Liverpool away in 1987 – How it was, when it was
After Bri Standen’s excellent recent article about Leeds away in 1982, I thought I would give you my coming of age toon away day. My Own Personal Idaho.
It was 1987 mistletoe and wine and a festive trip to the the kingdom of scamperage (Liverpool away).
Being 18 years old, I at the time had a well paid job but none of the responsibilities of adult life.
Back in those days, attending a match was a totally different experience than it is today. Although that particular game you needed a ticket to get into Anfield. So being busy at work, I promptly sent my mate off to the ticket office to get me a match ticket sorted. Unfortunately, I have never seen the lad again, hearing he needed my ticket money for rent.
So on match day, without any mode of transport, I turned up at Morden Street hoping to blag a lift. Ten minutes later I was now stewarding one of the buses for Kenny Mullen, on the promise of free carriage.
Arriving in Liverpool, it soon became clear that no match ticket meant no entry, so after kick off there were probably about 200 Newcastle fans just milling around. I was talking to a couple of black lads from Oxford (Mick and his brother) when I noticed this scouse urchin, who was trying to conceal himself, waving his arms at something behind him on the Kemlyn Road end.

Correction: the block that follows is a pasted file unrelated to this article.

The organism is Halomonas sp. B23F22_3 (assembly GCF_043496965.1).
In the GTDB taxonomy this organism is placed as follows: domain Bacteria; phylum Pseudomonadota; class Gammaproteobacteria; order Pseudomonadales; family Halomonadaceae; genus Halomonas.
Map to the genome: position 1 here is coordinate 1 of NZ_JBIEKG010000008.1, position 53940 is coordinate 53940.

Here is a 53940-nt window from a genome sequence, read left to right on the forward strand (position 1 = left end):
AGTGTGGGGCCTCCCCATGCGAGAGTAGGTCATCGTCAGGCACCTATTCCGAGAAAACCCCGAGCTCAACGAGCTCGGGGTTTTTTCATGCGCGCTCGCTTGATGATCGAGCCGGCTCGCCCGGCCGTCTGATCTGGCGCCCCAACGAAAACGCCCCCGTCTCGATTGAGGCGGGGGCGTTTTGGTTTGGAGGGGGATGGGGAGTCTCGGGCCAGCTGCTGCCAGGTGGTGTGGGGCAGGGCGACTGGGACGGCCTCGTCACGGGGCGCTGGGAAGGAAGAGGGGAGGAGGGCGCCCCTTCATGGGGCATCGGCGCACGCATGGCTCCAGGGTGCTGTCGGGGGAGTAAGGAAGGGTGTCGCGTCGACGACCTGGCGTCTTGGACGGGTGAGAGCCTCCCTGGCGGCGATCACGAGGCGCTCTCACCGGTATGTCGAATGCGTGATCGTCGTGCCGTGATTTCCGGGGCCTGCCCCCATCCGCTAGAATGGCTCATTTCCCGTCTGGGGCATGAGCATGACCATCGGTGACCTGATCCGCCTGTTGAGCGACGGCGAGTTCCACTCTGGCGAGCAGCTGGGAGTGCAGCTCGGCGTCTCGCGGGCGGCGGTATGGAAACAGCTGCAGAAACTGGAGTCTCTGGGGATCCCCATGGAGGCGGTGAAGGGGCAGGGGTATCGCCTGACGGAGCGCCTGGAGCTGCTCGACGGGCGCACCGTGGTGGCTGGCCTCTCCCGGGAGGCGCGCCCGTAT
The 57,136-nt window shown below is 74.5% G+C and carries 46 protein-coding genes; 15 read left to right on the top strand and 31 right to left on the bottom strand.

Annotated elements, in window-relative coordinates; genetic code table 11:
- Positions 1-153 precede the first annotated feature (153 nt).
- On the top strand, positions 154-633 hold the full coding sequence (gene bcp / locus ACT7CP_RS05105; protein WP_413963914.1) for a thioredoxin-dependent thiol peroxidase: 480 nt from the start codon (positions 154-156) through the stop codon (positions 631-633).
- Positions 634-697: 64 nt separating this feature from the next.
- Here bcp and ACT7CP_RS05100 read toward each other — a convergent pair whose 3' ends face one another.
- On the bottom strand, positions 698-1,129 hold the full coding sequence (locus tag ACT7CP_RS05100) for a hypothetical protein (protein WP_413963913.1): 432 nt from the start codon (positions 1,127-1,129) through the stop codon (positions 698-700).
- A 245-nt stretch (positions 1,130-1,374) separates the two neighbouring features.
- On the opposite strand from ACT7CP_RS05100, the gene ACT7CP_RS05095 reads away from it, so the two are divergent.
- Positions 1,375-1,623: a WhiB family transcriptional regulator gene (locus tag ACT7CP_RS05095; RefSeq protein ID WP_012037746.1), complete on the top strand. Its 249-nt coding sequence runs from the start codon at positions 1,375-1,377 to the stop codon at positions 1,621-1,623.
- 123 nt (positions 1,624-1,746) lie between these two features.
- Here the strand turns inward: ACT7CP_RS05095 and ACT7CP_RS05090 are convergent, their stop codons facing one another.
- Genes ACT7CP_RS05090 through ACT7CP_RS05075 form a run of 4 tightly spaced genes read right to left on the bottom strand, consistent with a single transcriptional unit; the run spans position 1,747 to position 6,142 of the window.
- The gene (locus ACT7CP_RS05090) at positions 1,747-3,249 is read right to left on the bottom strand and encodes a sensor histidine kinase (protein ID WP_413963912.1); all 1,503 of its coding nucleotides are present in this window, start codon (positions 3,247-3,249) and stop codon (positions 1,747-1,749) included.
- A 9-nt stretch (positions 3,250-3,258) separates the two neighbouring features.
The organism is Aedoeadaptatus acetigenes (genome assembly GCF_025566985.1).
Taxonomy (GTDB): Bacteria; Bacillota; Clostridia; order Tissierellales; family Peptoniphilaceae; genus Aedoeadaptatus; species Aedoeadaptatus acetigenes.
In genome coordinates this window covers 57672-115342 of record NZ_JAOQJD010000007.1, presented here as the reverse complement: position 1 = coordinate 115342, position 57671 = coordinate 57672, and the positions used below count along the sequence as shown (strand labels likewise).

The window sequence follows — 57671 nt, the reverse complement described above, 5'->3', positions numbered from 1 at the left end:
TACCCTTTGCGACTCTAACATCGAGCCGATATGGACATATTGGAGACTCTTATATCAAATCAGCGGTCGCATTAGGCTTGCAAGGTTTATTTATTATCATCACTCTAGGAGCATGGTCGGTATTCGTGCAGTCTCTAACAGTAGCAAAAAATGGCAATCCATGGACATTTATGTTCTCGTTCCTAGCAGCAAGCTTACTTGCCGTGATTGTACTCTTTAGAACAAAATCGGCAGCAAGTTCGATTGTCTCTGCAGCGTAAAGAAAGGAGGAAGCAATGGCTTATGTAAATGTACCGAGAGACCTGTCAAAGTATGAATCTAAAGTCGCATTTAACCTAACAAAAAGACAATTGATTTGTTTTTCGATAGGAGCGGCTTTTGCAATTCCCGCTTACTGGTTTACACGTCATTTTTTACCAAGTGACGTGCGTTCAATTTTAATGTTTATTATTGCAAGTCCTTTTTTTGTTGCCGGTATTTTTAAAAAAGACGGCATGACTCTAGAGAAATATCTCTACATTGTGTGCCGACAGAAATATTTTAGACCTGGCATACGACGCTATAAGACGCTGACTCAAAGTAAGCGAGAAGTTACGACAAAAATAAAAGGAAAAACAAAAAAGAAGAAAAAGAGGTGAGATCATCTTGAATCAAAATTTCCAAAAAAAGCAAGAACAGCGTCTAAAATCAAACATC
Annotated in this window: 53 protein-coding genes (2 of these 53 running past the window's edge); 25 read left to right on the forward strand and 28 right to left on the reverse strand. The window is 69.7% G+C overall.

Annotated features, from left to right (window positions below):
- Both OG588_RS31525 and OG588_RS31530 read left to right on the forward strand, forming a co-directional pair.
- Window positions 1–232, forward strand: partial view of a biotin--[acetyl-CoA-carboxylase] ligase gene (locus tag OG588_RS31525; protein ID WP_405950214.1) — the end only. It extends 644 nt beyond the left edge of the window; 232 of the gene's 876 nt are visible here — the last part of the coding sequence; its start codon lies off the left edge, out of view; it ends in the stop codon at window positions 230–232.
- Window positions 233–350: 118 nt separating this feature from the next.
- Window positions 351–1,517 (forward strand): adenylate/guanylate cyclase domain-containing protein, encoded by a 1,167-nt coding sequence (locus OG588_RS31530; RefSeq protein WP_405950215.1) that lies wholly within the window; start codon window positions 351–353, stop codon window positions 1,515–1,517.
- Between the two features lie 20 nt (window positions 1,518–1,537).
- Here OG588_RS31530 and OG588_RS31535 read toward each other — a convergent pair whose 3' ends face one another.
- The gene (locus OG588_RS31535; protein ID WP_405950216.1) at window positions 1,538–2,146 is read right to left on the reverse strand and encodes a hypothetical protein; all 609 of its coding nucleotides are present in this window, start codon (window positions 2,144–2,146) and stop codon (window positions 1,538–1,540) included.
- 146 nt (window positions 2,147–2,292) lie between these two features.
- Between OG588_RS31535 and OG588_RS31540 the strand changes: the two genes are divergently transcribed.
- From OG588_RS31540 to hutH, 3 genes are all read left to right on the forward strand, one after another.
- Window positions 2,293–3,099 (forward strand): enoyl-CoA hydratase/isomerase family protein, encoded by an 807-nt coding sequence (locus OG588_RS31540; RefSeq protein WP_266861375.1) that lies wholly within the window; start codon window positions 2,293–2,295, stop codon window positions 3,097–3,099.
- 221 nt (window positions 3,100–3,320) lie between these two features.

Turns out our scouse urchin friend was gesturing to his 300+ mates who were now making a hasty charge at us, just then a group of 50 or so Newcastle fans turned up (who were pretty damn tasty looking to this 18 year old). Cue mass pitched battle between 50 of us fans who had been milling around and our 50 new tough looking friends, against 300+ scouse urchins. The urchins didn’t stand a chance and took a fair tozzing off us.
Anyway, turns out our new found toon friends turned out to be called the N.M.E. / mental central, and after a bit chat with them they were off to Blackpool, because they weren’t getting into the match.
Upon seeing my new found friends wander off, the scouse urchins could now smell Geordie blood, charging at us again from around the Kemlyn Road end. As they got close to us, the two black lads who were with us, stood in the middle of the road galvanising us 50 or so Newcastle fans that were left. In the ensuing battle, thanks to Mick and his brother from Oxford, we this time chased them all the way past the Kop.
Before then returning to outside the away end where we were met by the Merseyside constabulary, only too happy to introduce us to those massive batons they had. This went on until the gates opened at the away end and I managed to get in, seeing the last five minutes of footy. Keeping up my record of never missing a game that season.
By the time we finally got dropped back off home, I managed to sell both sides of the bus raffle. Which meant when Mick and his brother claimed first prize, they were awarded not only the toon teddy, but supporters pin badges to boot.
Happy days, even if we lost 4-0.
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